If your gas stove, water heater or room heater has a standing pilot -- which is a pilot light that stays lit when the burner isn't on -- it has a thermocouple; this is a heat-sensitive device that generates an electric current to keep the gas valve open. It's there as a safety measure; when the pilot goes out, the thermocouple shuts off the valve to prevent gas leakage and avert a potential explosion or fire. Thermocouples wear out and are easy to replace, but you should test yours before replacing it. It may be installed improperly, or something else may be wrong.
A Preliminary Test
The definitive way to determine whether a thermocouple is defective is to test it with a voltmeter. A simple procedure can tell you whether that test is necessary.
Turn the gas control to "Pilot" and push in the control knob while you light the pilot. If the appliance has an electronic spark ignitor, push the red button repeatedly until the pilot lights. Otherwise, light the pilot with a long match.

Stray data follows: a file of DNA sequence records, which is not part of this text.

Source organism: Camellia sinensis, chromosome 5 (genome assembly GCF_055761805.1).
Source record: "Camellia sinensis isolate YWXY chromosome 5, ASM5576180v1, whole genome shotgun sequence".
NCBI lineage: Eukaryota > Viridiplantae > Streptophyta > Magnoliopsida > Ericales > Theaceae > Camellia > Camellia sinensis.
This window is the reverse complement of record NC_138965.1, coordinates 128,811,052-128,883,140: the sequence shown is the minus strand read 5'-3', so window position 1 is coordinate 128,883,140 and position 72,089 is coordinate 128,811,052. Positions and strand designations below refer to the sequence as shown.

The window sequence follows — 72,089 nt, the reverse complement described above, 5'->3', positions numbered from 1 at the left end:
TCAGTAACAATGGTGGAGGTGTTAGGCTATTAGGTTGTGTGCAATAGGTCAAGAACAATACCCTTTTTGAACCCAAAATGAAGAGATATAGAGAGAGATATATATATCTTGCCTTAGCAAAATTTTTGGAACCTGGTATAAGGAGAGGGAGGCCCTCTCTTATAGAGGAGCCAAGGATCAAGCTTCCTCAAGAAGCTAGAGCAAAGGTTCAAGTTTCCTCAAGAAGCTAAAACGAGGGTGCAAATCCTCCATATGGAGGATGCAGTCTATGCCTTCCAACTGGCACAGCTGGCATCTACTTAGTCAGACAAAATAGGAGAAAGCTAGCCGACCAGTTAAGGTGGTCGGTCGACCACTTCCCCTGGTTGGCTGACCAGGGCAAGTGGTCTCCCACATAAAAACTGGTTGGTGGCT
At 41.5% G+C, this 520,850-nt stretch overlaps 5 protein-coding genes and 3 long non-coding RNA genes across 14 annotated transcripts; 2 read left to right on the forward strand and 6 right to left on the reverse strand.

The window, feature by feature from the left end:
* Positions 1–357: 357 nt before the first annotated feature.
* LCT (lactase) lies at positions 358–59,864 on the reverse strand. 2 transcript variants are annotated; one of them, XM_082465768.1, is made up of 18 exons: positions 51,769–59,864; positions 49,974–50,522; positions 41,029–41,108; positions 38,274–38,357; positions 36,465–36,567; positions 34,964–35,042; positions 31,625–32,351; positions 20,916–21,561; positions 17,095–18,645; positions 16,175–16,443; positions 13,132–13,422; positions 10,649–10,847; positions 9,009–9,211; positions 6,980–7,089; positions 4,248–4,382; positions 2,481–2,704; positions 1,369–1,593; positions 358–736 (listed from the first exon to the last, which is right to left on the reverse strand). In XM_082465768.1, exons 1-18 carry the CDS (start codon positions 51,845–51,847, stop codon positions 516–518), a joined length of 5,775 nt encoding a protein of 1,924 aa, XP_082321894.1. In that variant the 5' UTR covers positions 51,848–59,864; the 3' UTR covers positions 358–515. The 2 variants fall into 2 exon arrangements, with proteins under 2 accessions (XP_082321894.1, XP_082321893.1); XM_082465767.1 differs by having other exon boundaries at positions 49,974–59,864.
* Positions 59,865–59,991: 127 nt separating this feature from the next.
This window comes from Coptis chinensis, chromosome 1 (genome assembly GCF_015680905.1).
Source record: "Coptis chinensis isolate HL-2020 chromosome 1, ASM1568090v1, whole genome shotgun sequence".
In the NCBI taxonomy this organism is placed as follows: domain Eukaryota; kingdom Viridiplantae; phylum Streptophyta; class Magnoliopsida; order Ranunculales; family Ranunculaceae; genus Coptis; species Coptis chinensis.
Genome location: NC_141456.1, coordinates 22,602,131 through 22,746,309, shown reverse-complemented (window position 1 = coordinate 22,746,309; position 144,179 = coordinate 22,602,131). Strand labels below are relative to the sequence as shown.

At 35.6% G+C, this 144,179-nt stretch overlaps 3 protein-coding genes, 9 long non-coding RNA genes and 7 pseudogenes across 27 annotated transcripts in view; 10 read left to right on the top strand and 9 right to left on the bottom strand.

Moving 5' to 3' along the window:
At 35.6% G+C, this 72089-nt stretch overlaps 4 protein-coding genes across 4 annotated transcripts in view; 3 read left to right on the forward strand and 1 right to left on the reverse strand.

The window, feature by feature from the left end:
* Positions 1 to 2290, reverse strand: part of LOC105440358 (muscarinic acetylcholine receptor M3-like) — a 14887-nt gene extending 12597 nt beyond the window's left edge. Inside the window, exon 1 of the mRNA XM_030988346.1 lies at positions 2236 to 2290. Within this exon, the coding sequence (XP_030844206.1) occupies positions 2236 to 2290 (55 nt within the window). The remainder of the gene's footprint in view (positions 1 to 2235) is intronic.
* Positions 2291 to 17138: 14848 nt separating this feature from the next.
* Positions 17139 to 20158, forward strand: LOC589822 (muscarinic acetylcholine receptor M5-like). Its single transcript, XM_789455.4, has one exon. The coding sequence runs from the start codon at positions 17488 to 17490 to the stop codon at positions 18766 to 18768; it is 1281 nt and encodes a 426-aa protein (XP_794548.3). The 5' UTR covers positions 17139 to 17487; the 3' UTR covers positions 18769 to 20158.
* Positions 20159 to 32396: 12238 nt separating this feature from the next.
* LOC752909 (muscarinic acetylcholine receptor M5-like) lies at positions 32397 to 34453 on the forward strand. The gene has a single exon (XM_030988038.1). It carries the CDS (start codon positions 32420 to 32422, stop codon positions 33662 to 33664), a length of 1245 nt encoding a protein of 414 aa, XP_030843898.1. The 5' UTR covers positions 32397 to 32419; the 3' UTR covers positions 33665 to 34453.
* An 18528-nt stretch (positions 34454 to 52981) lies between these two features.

Hold in the knob for 60 seconds, ensuring the pilot stays lit during this time, then release it. If the pilot goes out, that's the sign of a bad thermocouple, but there's one more thing to check.
Light the pilot again and look at the tip of the thermocouple. It should be no farther from the flame than 1 inch, but it may have been displaced for some reason. If it's too far away, reach in and push it closer to the pilot, then try the pilot test again. If the pilot still goes out, test the thermocouple with a voltmeter.
Testing with a Voltmeter
Unscrew the thermocouple from the gas valve, using a 7/16-inch wrench. If you have one, screw a test adapter into the valve and screw the thermocouple into the adapter. The adapter gives you an easy way to secure the meter lead to the thermocouple. Without it, your leads should have alligator clips -- otherwise you need a helper. If you don't have an adapter, leave the thermocouple detached from the gas valve.
Attach the black lead of a multimeter set to measure millivolts to the adapter or to the soldered end of the thermocouple, using an alligator clip. Attach the red lead to the copper tube that leads to the tip.
Light the pilot and let it burn for 45 seconds. At this point, you should get a reading from 6 to 12 millivolts on the meter. If not, the thermocouple is bad and needs replacing.